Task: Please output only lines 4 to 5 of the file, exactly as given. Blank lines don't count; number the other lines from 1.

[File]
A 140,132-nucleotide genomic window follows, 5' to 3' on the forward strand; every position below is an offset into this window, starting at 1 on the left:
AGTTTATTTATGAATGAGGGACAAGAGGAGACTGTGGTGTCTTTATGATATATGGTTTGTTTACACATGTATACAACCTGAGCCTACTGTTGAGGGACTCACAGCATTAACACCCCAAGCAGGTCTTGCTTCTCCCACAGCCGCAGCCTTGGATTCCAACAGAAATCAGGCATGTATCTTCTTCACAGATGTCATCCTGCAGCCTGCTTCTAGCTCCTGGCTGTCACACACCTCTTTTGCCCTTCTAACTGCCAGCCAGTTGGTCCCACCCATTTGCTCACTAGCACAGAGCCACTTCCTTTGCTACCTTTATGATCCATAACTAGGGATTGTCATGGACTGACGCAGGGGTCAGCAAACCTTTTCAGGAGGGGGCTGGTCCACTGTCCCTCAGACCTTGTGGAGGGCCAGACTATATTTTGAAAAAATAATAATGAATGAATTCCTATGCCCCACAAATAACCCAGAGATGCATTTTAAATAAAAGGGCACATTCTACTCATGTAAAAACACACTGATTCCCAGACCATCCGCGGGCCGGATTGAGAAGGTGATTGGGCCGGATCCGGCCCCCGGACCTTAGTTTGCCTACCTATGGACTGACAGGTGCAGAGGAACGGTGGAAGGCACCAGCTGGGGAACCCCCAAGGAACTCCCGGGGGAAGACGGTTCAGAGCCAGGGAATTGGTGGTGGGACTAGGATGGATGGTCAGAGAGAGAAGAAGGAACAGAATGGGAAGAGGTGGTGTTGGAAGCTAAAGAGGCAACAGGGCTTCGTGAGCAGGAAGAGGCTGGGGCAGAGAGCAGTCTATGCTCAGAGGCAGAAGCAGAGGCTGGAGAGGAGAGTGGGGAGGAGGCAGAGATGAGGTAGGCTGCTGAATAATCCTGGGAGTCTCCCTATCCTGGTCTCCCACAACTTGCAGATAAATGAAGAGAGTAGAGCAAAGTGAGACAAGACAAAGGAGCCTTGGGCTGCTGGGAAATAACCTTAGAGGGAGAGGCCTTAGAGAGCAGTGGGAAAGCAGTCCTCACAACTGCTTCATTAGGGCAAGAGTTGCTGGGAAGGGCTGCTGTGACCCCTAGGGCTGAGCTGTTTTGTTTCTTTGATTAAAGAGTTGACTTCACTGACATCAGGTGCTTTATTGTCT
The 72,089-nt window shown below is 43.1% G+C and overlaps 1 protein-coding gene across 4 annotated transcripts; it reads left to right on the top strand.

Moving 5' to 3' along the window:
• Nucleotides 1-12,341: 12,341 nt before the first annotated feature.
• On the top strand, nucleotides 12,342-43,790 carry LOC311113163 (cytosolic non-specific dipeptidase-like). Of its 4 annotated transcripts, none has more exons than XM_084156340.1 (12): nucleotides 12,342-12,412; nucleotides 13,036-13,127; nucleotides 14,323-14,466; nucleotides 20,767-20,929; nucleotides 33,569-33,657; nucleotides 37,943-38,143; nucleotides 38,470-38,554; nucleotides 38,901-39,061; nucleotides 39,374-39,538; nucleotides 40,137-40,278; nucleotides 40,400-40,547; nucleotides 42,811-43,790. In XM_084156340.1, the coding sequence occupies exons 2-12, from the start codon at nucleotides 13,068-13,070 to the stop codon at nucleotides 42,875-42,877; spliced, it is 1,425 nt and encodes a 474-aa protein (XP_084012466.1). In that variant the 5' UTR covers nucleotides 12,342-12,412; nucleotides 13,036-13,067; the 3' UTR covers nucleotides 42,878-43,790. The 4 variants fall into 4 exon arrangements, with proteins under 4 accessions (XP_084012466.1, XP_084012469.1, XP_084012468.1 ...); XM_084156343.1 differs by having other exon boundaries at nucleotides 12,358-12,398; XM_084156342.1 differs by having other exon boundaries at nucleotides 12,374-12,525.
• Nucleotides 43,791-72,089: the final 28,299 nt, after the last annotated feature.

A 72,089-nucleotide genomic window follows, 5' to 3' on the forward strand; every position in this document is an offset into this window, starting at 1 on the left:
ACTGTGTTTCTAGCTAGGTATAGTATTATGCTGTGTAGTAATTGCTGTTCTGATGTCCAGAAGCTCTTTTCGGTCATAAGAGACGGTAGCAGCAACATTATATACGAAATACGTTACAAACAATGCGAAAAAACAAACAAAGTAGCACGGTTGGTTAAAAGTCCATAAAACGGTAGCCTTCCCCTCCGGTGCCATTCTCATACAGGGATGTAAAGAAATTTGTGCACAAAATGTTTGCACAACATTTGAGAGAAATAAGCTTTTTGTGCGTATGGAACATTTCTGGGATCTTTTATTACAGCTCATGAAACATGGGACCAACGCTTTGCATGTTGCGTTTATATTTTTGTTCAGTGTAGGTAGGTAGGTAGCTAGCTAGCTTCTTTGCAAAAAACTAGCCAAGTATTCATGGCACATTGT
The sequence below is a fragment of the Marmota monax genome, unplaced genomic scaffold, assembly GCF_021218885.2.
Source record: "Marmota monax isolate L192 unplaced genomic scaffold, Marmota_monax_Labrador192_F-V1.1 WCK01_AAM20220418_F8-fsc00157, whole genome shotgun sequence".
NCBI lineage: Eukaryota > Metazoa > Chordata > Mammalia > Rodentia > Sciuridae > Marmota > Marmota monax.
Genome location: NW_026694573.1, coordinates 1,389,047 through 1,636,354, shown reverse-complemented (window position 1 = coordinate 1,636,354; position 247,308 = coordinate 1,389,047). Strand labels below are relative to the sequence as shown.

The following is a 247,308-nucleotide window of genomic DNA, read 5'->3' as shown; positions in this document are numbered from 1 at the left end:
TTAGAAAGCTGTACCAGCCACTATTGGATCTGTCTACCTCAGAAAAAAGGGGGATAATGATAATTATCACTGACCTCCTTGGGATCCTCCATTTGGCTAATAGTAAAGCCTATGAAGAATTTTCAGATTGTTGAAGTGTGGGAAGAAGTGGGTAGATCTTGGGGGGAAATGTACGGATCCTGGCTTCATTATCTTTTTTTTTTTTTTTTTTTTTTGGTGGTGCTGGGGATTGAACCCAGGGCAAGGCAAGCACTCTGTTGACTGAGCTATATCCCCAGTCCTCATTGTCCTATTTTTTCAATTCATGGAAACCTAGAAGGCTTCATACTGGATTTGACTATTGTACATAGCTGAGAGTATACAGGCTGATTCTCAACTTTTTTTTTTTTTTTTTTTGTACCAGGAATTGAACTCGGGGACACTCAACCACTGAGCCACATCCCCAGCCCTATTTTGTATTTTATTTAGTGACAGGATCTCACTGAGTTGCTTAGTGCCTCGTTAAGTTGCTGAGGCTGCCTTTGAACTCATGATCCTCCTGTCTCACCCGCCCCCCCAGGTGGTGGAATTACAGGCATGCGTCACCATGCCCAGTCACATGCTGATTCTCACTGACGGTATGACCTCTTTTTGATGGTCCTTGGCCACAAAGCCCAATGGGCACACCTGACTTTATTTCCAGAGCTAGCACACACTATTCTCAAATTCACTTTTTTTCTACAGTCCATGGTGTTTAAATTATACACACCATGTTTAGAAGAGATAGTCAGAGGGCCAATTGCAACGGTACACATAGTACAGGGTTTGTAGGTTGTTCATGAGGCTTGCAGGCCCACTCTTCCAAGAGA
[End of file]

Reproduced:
Moving 5' to 3' along the window:
• Nucleotides 1-12,341: 12,341 nt before the first annotated feature.